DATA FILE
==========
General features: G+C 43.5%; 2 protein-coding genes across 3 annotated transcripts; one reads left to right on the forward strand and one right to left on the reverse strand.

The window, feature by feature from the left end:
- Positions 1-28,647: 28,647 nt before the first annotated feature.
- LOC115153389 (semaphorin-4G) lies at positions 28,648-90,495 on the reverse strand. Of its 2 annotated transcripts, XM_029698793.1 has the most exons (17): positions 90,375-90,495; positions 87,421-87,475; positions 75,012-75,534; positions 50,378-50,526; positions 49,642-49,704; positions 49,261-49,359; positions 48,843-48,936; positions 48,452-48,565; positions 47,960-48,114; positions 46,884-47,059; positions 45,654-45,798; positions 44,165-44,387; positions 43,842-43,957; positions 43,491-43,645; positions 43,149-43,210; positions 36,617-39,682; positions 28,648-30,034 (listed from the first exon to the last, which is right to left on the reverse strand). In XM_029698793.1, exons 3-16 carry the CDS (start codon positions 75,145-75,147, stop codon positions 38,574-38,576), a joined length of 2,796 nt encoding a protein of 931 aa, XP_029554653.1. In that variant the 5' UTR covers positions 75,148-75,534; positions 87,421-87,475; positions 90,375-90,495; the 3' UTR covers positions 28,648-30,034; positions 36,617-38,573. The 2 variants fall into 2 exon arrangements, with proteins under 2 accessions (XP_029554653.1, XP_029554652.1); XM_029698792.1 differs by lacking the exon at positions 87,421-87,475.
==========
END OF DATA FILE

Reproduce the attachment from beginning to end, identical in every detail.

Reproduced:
General features: G+C 43.5%; 2 protein-coding genes across 3 annotated transcripts; one reads left to right on the forward strand and one right to left on the reverse strand.

The window, feature by feature from the left end:
- Positions 1-28,647: 28,647 nt before the first annotated feature.
- LOC115153389 (semaphorin-4G) lies at positions 28,648-90,495 on the reverse strand. Of its 2 annotated transcripts, XM_029698793.1 has the most exons (17): positions 90,375-90,495; positions 87,421-87,475; positions 75,012-75,534; positions 50,378-50,526; positions 49,642-49,704; positions 49,261-49,359; positions 48,843-48,936; positions 48,452-48,565; positions 47,960-48,114; positions 46,884-47,059; positions 45,654-45,798; positions 44,165-44,387; positions 43,842-43,957; positions 43,491-43,645; positions 43,149-43,210; positions 36,617-39,682; positions 28,648-30,034 (listed from the first exon to the last, which is right to left on the reverse strand). In XM_029698793.1, exons 3-16 carry the CDS (start codon positions 75,145-75,147, stop codon positions 38,574-38,576), a joined length of 2,796 nt encoding a protein of 931 aa, XP_029554653.1. In that variant the 5' UTR covers positions 75,148-75,534; positions 87,421-87,475; positions 90,375-90,495; the 3' UTR covers positions 28,648-30,034; positions 36,617-38,573. The 2 variants fall into 2 exon arrangements, with proteins under 2 accessions (XP_029554653.1, XP_029554652.1); XM_029698792.1 differs by lacking the exon at positions 87,421-87,475.